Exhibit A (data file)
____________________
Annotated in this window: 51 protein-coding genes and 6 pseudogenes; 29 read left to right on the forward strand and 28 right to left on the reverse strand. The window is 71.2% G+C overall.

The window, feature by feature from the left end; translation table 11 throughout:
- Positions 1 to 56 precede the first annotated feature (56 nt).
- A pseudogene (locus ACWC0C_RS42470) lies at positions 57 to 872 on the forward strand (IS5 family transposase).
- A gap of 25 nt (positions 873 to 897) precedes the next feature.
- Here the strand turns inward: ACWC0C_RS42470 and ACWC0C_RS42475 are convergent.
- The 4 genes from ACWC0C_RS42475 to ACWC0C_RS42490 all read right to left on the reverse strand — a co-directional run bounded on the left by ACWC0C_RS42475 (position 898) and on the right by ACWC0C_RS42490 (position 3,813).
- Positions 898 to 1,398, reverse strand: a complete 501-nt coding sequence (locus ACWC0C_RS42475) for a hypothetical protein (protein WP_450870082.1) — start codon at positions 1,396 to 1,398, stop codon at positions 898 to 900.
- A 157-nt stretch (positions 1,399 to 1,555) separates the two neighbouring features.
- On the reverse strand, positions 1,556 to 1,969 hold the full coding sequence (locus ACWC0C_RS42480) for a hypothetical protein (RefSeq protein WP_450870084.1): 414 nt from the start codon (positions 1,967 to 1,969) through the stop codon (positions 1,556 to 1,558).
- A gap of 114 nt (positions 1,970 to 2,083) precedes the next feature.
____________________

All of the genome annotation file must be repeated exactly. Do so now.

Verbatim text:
Annotated in this window: 51 protein-coding genes and 6 pseudogenes; 29 read left to right on the forward strand and 28 right to left on the reverse strand. The window is 71.2% G+C overall.

The window, feature by feature from the left end; translation table 11 throughout:
- Positions 1 to 56 precede the first annotated feature (56 nt).
- A pseudogene (locus ACWC0C_RS42470) lies at positions 57 to 872 on the forward strand (IS5 family transposase).
- A gap of 25 nt (positions 873 to 897) precedes the next feature.
- Here the strand turns inward: ACWC0C_RS42470 and ACWC0C_RS42475 are convergent.
- The 4 genes from ACWC0C_RS42475 to ACWC0C_RS42490 all read right to left on the reverse strand — a co-directional run bounded on the left by ACWC0C_RS42475 (position 898) and on the right by ACWC0C_RS42490 (position 3,813).
- Positions 898 to 1,398, reverse strand: a complete 501-nt coding sequence (locus ACWC0C_RS42475) for a hypothetical protein (protein WP_450870082.1) — start codon at positions 1,396 to 1,398, stop codon at positions 898 to 900.
- A 157-nt stretch (positions 1,399 to 1,555) separates the two neighbouring features.
- On the reverse strand, positions 1,556 to 1,969 hold the full coding sequence (locus ACWC0C_RS42480) for a hypothetical protein (RefSeq protein WP_450870084.1): 414 nt from the start codon (positions 1,967 to 1,969) through the stop codon (positions 1,556 to 1,558).
- A gap of 114 nt (positions 1,970 to 2,083) precedes the next feature.